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re: ARM customer ranking
Peter Clarke   1/12/2012 6:44:52 PM
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@james_cranshaw Thanks for that information.

John.Donovan
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re: ARM customer ranking
John.Donovan   1/12/2012 6:18:53 PM
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So where's NXP, an all-ARM company? Surely they're not still paying mostly license fees in contrast to royalties, which is where the real money is. Or are all these other guys just so much bigger?

Peter Clarke
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re: ARM customer ranking
Peter Clarke   1/12/2012 6:48:18 PM
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Apart from being of questionable provenece, this list is from 2010, which was that bit earlier in the rise of ARM microcontrollers. The main thing would be that microcontrollers sell for much lower ASPs than microprocessors but the royalty rate tends to be the same percentage rate. So NXP would have to sell a a lot of MCUs to start to climb up any ranking. But perhaps they did in 2011?

fergie1965
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re: ARM customer ranking
fergie1965   1/13/2012 12:23:34 AM
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Not sure how useful this retrospective is, since ARM is just a few weeks away from announcing 2011 (and 4Q11) numbers. However as Peter notes, since this is revenue, you have to look at units multiplied by per chip royalty (which is a % of ASP). More public info - we shared that for 4Q10 (which is based on actual shipments from our silicon partners during 3Q10) that Cortex (A, R and M) was 13% of the 1.8BU shipments for that quarter. We also showed publically that Cortex-A shipments for that quarter was ~55M. So that leaves 234-55 =179M split between Cortex-R and M. MCU shipments for 2010 (which includes some legacy ARM7 and ARM9 devices) was pretty significant overall. But the significantly higher ASPs of apps processors wins out.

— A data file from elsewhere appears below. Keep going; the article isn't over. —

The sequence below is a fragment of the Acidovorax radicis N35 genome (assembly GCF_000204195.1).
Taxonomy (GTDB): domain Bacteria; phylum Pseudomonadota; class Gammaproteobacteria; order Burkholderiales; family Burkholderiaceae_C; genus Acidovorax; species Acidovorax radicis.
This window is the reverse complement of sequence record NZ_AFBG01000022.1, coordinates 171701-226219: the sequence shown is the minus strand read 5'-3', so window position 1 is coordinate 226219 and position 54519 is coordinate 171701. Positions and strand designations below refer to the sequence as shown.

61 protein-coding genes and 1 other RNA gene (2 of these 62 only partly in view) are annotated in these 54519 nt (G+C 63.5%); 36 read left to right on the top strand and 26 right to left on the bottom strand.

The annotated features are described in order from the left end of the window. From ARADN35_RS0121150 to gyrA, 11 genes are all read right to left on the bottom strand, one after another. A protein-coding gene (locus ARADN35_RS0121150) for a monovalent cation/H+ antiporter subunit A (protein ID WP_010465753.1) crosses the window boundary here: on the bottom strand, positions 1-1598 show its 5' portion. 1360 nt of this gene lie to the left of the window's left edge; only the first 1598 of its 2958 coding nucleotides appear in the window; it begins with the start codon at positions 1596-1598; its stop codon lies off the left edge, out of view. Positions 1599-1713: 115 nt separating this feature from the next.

elctrnx_lyf
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re: ARM customer ranking
elctrnx_lyf   1/13/2012 11:23:37 AM
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Really surprising to see Intel in the number one. I'm also wondering what does TSMC has to do with ARM core.

Peter Clarke
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re: ARM customer ranking
Peter Clarke   1/13/2012 3:24:38 PM
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@kiran Intel's presence in the list may be discredited (see earlier comments in this forum). TSMC is involved because it makes the chips for many ARM licensees ..and is therefore intimately involved in being licensed itself to integrate ARM cores using ARM physical IP, holding ARM cores and physical IP in its libraries. Both the foundry and the fabless are held accountable by ARM although the balance of payments depends on the nature and the detail of the licenses.

HankWalker
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re: ARM customer ranking
HankWalker   1/13/2012 8:07:51 PM
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ARM is not just processors. Their Artisan legacy means they are a large supplier of cell libraries and memory IP.

t.alex
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re: ARM customer ranking
t.alex   1/16/2012 2:49:03 PM
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This is interesting to know. Normally we assume ARM refers mainly to the CPU core.

mickinuk
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re: ARM customer ranking
mickinuk   1/20/2012 12:06:39 AM
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I don't know if they still ship, but Intel used to sell networking devices that included ARM chips. They acquired a networking company that had about 8 ARM cores in each network switch.

adelestuart
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re: ARM customer ranking
adelestuart   5/27/2013 9:11:13 AM
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It is an objective analysis in my opinion! you should do it often http://www.yachtbooker.com/Yacht-Charter-montenegro.html